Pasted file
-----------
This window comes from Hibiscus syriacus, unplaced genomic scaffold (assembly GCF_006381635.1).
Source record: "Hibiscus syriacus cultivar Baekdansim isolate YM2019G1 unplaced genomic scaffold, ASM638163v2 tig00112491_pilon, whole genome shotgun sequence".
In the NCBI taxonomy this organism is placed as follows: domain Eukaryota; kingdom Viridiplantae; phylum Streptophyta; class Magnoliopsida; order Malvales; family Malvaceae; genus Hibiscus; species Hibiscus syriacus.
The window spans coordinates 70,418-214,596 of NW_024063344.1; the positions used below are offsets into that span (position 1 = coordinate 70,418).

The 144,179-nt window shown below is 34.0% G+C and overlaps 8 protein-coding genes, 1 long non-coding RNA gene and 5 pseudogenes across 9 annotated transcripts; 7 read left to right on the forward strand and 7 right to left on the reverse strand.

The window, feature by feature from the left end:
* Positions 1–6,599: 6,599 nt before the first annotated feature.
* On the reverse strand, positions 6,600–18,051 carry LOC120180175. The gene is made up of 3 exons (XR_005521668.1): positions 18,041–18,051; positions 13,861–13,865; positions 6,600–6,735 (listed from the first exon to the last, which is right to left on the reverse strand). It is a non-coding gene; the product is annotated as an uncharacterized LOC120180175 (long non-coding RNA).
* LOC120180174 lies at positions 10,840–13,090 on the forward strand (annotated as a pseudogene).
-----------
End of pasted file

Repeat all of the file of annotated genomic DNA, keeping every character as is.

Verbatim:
This window comes from Hibiscus syriacus, unplaced genomic scaffold (assembly GCF_006381635.1).
Source record: "Hibiscus syriacus cultivar Baekdansim isolate YM2019G1 unplaced genomic scaffold, ASM638163v2 tig00112491_pilon, whole genome shotgun sequence".
In the NCBI taxonomy this organism is placed as follows: domain Eukaryota; kingdom Viridiplantae; phylum Streptophyta; class Magnoliopsida; order Malvales; family Malvaceae; genus Hibiscus; species Hibiscus syriacus.
The window spans coordinates 70,418-214,596 of NW_024063344.1; the positions used below are offsets into that span (position 1 = coordinate 70,418).

The 144,179-nt window shown below is 34.0% G+C and overlaps 8 protein-coding genes, 1 long non-coding RNA gene and 5 pseudogenes across 9 annotated transcripts; 7 read left to right on the forward strand and 7 right to left on the reverse strand.

The window, feature by feature from the left end:
* Positions 1–6,599: 6,599 nt before the first annotated feature.
* On the reverse strand, positions 6,600–18,051 carry LOC120180175. The gene is made up of 3 exons (XR_005521668.1): positions 18,041–18,051; positions 13,861–13,865; positions 6,600–6,735 (listed from the first exon to the last, which is right to left on the reverse strand). It is a non-coding gene; the product is annotated as an uncharacterized LOC120180175 (long non-coding RNA).
* LOC120180174 lies at positions 10,840–13,090 on the forward strand (annotated as a pseudogene).